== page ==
Every kid seems to go through a crazy-for-dinosaurs stage. If your kids have reached that age – or if you've never outgrown it yourself – you'll want to pick up National Geographic's Ultimate Dinopedia iPad app. This visually stunning app puts the world of dinosaurs right at your fingertips.
You can purchase Ultimate Dinopedia from Apple's App Store for $5.99. For that price, you get to feast on a cornucopia of knowledge on more than 700 different kinds of dinosaurs. As you'd expect of an iPad app, particularly one aimed at children, Dinopedia makes excellent use of the device's interactive and multimedia nature, using text, art, video and audio to tell the story.
The app lets users approach the world of dinosaurs from a number of different directions. You can start with the section on discovering dinosaurs to learn what makes dinosaurs unique, where and how they lived (including how they cared for their young), and more. You can even learn about famous dinosaur hunters and finds here.
Of course, it's the dinos themselves that are the stars of this app, and boy does it deliver! Not only do you get full-screen paintings of each dino, but in some cases you get a nice, though not state-of-the-art, video of the dinosaur in action. You can touch tabs at the bottom of the dino illustration to get stats on the dinosaur; a short story about the beast, with audio; a "fun fact;" and more. The stats you'll learn include what its name means, when it lived, where its fossils have been found, and its size.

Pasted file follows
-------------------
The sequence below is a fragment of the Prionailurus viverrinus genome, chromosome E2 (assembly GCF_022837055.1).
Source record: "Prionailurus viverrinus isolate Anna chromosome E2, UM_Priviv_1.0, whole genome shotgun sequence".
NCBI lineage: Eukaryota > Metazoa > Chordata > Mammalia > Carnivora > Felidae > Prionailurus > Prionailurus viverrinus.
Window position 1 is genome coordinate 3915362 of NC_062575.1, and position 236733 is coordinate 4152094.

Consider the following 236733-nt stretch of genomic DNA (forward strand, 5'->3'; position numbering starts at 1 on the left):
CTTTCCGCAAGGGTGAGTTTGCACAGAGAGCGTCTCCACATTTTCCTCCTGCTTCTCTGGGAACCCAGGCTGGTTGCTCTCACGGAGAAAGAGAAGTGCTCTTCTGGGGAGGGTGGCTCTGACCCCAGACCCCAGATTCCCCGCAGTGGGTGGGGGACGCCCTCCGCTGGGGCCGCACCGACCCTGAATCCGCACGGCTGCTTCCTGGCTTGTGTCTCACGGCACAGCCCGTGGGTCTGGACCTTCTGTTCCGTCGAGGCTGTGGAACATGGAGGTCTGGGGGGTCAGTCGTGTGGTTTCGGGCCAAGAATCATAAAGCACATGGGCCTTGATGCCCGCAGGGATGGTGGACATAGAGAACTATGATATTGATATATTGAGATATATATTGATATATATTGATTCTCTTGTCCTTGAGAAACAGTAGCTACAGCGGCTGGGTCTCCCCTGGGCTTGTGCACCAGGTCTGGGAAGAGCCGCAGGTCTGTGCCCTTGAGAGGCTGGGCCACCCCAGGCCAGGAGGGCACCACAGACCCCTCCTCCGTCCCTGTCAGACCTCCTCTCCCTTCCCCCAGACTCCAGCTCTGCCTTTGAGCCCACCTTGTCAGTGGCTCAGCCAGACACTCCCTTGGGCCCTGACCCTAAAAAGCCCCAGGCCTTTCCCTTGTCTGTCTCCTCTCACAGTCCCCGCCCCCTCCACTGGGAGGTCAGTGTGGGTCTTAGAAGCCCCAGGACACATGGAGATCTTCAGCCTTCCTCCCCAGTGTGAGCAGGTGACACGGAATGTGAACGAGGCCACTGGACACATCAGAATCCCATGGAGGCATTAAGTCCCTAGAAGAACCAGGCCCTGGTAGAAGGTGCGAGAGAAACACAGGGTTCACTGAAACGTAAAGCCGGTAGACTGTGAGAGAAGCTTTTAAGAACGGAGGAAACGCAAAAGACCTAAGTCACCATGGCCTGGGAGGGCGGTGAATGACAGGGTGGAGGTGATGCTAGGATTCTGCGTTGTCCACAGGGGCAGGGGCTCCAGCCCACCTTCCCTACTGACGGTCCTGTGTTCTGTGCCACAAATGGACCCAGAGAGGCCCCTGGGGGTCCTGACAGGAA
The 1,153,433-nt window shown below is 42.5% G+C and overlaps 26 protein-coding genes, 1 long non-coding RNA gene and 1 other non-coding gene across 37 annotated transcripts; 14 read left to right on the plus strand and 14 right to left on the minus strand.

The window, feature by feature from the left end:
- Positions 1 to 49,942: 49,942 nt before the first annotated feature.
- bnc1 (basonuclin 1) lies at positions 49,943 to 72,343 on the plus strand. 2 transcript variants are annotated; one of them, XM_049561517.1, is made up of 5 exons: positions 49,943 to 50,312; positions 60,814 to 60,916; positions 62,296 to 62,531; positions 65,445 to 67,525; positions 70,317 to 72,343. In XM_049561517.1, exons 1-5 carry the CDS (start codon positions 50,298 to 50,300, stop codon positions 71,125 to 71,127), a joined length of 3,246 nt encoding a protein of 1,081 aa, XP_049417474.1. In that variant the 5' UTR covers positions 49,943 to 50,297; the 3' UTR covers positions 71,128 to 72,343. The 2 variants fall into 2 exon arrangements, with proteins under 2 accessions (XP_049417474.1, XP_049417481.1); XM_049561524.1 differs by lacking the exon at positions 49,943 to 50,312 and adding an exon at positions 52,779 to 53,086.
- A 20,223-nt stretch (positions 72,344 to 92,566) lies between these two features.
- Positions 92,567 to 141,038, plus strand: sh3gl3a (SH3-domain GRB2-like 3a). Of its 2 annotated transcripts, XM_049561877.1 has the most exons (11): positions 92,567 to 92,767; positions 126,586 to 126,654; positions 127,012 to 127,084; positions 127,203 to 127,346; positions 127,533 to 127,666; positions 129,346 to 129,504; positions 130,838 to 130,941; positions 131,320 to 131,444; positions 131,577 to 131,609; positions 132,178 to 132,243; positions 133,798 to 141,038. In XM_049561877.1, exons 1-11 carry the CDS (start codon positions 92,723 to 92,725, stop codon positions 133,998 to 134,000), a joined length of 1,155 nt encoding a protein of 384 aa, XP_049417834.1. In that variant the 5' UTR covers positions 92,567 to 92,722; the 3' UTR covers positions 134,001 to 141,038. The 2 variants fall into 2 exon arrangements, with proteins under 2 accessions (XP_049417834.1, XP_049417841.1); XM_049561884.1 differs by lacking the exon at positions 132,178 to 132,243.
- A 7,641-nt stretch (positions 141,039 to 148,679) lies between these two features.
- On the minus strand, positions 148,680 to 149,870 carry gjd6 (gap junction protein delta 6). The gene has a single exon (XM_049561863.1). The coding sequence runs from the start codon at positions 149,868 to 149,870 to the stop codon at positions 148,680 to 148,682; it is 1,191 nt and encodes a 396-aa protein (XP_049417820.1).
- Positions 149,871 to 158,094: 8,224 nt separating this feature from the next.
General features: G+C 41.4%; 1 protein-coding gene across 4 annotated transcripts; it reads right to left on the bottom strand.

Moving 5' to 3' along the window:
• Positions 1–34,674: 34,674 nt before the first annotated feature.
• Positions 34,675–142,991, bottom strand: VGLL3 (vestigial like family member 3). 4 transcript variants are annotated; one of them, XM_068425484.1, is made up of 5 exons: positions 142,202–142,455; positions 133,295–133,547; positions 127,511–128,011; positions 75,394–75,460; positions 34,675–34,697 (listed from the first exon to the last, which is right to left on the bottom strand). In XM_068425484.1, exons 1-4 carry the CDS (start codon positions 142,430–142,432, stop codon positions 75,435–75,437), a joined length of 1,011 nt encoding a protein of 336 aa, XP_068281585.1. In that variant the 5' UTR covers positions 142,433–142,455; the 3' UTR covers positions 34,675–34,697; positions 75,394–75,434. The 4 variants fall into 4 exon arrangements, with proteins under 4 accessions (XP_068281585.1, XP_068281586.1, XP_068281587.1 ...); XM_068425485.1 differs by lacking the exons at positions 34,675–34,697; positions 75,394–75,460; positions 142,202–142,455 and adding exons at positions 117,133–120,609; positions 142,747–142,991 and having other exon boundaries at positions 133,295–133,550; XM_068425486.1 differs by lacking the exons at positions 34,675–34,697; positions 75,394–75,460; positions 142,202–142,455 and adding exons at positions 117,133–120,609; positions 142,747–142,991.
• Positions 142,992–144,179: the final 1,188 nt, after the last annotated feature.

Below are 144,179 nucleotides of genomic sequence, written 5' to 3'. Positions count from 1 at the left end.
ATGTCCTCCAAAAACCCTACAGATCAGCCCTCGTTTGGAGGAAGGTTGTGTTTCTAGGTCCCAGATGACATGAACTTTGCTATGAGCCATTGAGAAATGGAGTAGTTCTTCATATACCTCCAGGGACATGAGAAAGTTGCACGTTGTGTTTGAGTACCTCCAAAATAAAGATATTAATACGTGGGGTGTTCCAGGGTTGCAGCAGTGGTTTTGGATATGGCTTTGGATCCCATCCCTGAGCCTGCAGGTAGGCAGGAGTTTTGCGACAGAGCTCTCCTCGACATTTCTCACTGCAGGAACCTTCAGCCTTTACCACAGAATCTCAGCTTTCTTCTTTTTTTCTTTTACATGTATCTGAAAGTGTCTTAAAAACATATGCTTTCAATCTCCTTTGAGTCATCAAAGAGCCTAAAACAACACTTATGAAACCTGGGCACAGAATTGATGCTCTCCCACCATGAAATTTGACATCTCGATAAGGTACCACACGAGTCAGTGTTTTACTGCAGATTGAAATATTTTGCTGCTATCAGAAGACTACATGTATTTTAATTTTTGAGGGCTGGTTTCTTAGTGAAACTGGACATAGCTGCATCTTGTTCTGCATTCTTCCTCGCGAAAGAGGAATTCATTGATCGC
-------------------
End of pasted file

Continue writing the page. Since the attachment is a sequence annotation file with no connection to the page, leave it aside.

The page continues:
The stories can give you a sense of how the creatures lived and managed to survive in their time. For example, the story for Pachycphalosaurus talks about its good 3D vision and how fast it was for its time. With names like these, you'll be glad to know that you can tap the top of the screen to get a title bar with a phonetic pronunciation of the beast's name.
So how do you find these dinos in the app? Go to the app's home page, which features a mighty T-Rex, and you'll be offered several options. You can go to the table of contents, access dinosaur family trees, check out some quick profiles and get a list of videos. If you choose the first option, don't expect a conventional table of contents. You'll get a series of thumbnails at the bottom of the screen, which you navigate by sliding your finger over them. Tap a particular thumbnail to go to the area of the app it represents.
The application can only be viewed in portrait mode, which is a little disappointing when you're using the interactive dinosaur family tree. Choose to view all dinosaurs, just plant eaters, or just meat eaters; tap a branch of the tree to learn more about that particular class of dinosaur.
If you know the exact name of the beast you want to look up, go to the dino profiles section for an alphabetical index. You can poke the sound icon by the dinosaur's name to hear it pronounced, and you can quickly screen information about the beast before going to its main entry.
In short, Ultimate Dinopedia puts an encyclopedia of dinosaurs at your fingertips, backed by the knowledge of National Geographic and the multimedia might of Apple's iPad. For young dino fans and curious dino dabblers, it's worth it.
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